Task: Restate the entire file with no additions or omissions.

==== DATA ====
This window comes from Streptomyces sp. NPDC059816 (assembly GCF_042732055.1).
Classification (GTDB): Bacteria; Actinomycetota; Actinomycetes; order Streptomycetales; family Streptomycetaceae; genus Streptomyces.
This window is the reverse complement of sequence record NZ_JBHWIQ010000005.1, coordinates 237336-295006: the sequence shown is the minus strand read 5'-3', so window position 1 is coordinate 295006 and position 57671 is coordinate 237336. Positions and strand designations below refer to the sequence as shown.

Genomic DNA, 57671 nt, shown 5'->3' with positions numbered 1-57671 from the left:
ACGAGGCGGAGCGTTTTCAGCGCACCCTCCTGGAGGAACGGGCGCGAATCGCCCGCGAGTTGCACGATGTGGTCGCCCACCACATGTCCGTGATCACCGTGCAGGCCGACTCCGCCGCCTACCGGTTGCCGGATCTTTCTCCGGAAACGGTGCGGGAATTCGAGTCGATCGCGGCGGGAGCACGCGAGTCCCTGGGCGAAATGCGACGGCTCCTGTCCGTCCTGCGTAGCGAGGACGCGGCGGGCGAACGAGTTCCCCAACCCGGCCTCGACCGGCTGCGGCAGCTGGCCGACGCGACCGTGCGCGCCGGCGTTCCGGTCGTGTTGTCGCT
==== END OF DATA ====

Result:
This window comes from Streptomyces sp. NPDC059816 (assembly GCF_042732055.1).
Classification (GTDB): Bacteria; Actinomycetota; Actinomycetes; order Streptomycetales; family Streptomycetaceae; genus Streptomyces.
This window is the reverse complement of sequence record NZ_JBHWIQ010000005.1, coordinates 237336-295006: the sequence shown is the minus strand read 5'-3', so window position 1 is coordinate 295006 and position 57671 is coordinate 237336. Positions and strand designations below refer to the sequence as shown.

Genomic DNA, 57671 nt, shown 5'->3' with positions numbered 1-57671 from the left:
ACGAGGCGGAGCGTTTTCAGCGCACCCTCCTGGAGGAACGGGCGCGAATCGCCCGCGAGTTGCACGATGTGGTCGCCCACCACATGTCCGTGATCACCGTGCAGGCCGACTCCGCCGCCTACCGGTTGCCGGATCTTTCTCCGGAAACGGTGCGGGAATTCGAGTCGATCGCGGCGGGAGCACGCGAGTCCCTGGGCGAAATGCGACGGCTCCTGTCCGTCCTGCGTAGCGAGGACGCGGCGGGCGAACGAGTTCCCCAACCCGGCCTCGACCGGCTGCGGCAGCTGGCCGACGCGACCGTGCGCGCCGGCGTTCCGGTCGTGTTGTCGCT